There are so many multiplayer party games out these days that it’s difficult for some to catch the attention of gamers. I’ll admit, I hadn’t even heard of Cake Bash before I actually played it for review and I’m not exactly a big fan of party games, so my excitement wasn’t really that high going in – I am a sucker for a sweet treat though, so it did have that going for it.
One game. That’s all it took to get me completely hooked to this absurd yet delightful multiplayer romp.
In Cake Bash, players have just one goal: to be the best sweet treat out there. However, with no Paul Hollywood to judge this contest, it’s up to the player to earn chocolate coins by beating their opponents and then spending them on delicious decorations to make their cake the most appetising by the time they get to the end of each match. It’s like the Great British Bake Off, except you’re not trying to bake a cake… you’re using them to beat other cakes down.
Like a lot of party games out there, Cake Bash embraces its simple concept and uses it to put together a gameplay experience that’s as fun as it is absurd. Taking on the role of one of a host of sweet treats, you battle it out across a myriad of creative environments as you string together attacks and bash your way through your rivals. See a weapon on the battlefield? You can use that too, with nothing seemingly off-limits in the world of battling baked goods.
Rather than just having players dish out beatings on one another, Cake Bash implements objectives into its gameplay in order to freshen each showdown up. Whilst ensuring your opponents take a beating is important, there’ll also be times where you have to throw fruit into a pie, collect as many jelly beans as possible, or even keep hold of a candle that’s continually burning away. Sure, the objectives are simple enough, but when you’ve got a bunch of confectionary goods all smashing at you when trying to complete them… well… things get a bit crazy (in the best way possible). It really is as fun as it sounds.
Whilst it’d have been easy for the developer to simply base the game entirely around these mechanics, they actually go one better by introducing mini-games throughout each session that’ll challenge players’ skills in a more unconventional manner. You can expect to try and stay on top of a cake as slices are continually slashed away, try to run around to catch scoops of ice cream on your cone to make it as high as possible, launch fruit onto a constantly moving tart, and fill up cakes with as much crème as possible – that’s just naming a few of the mini-games too, with eight available in total. Diving into these mini-games is always amusing and their presence spices up an experience which is already packed to the brim with silly charm.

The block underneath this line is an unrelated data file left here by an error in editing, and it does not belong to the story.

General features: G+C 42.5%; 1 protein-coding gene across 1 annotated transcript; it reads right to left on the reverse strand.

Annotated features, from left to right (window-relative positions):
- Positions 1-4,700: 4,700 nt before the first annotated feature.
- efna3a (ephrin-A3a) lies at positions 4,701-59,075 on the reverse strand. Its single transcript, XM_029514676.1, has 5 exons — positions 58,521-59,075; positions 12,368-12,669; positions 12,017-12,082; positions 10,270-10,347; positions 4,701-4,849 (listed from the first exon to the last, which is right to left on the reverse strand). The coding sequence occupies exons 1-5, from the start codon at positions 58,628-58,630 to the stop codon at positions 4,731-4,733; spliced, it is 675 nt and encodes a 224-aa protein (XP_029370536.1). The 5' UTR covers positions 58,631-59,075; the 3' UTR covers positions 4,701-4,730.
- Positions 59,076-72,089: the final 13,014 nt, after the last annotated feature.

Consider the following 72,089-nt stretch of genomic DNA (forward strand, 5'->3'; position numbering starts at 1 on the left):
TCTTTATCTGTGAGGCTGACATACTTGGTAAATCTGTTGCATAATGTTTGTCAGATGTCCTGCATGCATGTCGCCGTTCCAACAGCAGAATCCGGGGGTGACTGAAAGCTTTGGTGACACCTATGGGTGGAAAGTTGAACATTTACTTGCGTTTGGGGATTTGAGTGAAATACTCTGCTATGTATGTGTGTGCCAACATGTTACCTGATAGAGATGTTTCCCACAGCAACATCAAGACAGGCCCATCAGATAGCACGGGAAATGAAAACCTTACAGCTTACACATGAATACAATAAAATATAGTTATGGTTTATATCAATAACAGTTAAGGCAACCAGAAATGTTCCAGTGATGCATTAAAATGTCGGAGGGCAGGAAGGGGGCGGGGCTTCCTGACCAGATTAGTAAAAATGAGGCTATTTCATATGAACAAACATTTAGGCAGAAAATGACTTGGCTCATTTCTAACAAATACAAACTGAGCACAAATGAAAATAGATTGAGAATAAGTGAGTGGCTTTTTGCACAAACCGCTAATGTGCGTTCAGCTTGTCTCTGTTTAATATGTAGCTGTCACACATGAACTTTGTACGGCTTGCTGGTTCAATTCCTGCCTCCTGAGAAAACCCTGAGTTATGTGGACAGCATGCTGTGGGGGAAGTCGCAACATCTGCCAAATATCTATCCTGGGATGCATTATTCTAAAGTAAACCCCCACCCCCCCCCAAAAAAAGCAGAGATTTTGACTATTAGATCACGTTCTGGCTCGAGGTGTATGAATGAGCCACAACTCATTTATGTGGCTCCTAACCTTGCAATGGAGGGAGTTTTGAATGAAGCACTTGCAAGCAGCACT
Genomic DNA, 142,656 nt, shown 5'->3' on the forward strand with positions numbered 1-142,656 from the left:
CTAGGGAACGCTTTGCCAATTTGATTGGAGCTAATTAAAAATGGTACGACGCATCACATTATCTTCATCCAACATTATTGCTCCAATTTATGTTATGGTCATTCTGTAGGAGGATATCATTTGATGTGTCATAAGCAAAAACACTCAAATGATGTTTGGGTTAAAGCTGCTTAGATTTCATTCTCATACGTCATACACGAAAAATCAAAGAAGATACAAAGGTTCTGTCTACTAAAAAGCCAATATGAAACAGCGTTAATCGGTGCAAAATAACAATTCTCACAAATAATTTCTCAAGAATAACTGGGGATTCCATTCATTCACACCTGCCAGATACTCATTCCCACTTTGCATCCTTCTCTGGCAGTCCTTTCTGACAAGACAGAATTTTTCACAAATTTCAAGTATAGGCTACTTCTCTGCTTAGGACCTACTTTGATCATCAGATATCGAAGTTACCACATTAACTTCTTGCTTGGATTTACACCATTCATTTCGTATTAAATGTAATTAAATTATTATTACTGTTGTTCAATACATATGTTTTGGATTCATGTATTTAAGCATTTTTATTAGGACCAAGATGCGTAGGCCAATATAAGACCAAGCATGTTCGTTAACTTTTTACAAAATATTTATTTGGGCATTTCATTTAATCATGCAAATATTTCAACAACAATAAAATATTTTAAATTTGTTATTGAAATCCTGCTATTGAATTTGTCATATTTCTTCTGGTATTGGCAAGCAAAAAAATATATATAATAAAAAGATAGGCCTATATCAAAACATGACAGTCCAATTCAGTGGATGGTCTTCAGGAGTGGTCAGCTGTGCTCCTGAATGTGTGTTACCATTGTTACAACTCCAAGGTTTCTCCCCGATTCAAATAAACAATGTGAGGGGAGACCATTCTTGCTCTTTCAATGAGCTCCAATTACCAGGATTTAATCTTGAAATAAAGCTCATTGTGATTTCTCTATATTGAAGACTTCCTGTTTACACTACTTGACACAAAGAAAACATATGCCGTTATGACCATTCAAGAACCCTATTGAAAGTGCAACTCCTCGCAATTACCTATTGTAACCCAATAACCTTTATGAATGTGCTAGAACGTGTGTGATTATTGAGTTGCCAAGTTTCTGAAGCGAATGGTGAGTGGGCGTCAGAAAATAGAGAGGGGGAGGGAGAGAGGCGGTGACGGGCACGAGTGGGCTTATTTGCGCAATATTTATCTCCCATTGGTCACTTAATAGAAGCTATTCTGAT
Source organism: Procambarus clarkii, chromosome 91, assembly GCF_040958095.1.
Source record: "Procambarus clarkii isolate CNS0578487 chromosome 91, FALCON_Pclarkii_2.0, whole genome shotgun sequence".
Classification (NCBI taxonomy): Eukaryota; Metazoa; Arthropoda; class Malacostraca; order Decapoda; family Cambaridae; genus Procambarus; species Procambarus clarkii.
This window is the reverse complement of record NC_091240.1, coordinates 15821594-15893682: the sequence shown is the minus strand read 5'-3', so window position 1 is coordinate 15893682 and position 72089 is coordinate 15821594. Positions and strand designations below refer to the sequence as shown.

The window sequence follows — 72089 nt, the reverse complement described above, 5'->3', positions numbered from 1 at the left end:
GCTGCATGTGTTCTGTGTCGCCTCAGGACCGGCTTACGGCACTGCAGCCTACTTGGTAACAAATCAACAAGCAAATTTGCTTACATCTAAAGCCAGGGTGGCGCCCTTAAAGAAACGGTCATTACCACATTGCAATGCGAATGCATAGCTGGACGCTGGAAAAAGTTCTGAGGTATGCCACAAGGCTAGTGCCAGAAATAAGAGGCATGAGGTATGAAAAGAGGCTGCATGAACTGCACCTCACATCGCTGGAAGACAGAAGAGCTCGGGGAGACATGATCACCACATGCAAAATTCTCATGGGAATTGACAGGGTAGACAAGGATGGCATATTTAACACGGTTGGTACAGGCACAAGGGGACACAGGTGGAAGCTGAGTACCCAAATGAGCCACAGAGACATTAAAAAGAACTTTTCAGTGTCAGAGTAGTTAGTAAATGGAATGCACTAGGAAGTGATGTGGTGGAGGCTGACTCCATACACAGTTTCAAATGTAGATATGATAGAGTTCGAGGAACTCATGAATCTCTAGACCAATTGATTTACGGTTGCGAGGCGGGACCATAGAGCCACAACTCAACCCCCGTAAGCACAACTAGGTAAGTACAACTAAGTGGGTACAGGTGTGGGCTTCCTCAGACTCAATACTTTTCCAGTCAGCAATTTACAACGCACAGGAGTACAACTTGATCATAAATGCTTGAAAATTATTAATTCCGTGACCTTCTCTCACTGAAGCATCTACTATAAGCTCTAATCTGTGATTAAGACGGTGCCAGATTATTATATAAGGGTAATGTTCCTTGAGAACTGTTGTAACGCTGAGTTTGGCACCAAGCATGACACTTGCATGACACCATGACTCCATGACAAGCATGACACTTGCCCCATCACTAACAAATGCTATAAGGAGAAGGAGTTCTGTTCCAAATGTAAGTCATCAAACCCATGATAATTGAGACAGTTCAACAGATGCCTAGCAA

Remember how I said that you need to buy decorations in order to succeed? Well, even that has a frantic twist, with players rushing to purchase decorations whilst competing with other players. Naturally, you can only purchase what you can afford and what is available, but with bonuses on offer for matching decorations things can go out of control fast as each player rushes to grab what they need. Clever players can be careful with their spending and earn some additional bonuses here, which adds a surprisingly strategic element where you don’t necessarily have to win each battle to be deemed the best treat provided you managed to grab the right decorations… it might feel unfair, but hey, it’s survival of the prettiest in Cake Bash.
It all comes together to make for a delightful experience and one that’s fun to share with the family. Cake Bash supports both local and online play for up to four players, but I’ve found it especially enjoyable to play with my kids since we’ve all been stuck in the house during our local lockdown. I’d say Cake Bash is actually a bit more accessible for younger players to play when compared to the likes of Gang Beasts or Fall Guys, whilst seeing French fancies, cakes, and donuts battle it out has been especially appreciated by my kids too. It’s certainly an experience that’s easy to lose hours playing, whilst those who don’t have any other players to battle against locally will definitely appreciate being able to go online. There are bots too, of course, but this is one of those games that’s BEST played with real-life opponents.
I’ve put hours into Cake Bash so far and I’m still having a lot of fun playing. However, I do wish that there were just a few more mini-games, if only to add a touch more variety during extended playtimes. As mentioned, I’ve been playing it with my kids and they’re having a whale of a time, but the ‘gamer’ inside of me has noticed that I’m seeing a lot of the same mini-games show up time and time again. Whilst I haven’t grown bored of them yet, a bit more variety would have been nice just to keep things feeling fresh.
One thing I do have to give a shout out to is the absolutely charming visuals of the game, with the playable confectionaries and the areas you battle across all smoothly designed and packed full of colour and wonderful sights that truly give the game its own unique identity. It’s all very cutesy in design, but with that sweet sense of attitude that makes you feel like these cakes are REALLY battling it out for supremacy. Cake Bash isn’t just fun to play, but it really looks the part too.
Cake Bash is a wonderful and varied party game that is fun to play with both your family in local play and complete strangers online. Who’d have thought that the grand battle to determine the best sweet confectionary would be so entertaining?! With its varied blend of objective-based battling and silly mini-games though, Cake Bash will certainly provide hours upon hours of sugary sweet enjoyment for players to chomp away at.
High Tea Frog
Platform(s): PlayStation 4 (Reviewed), Xbox One, PC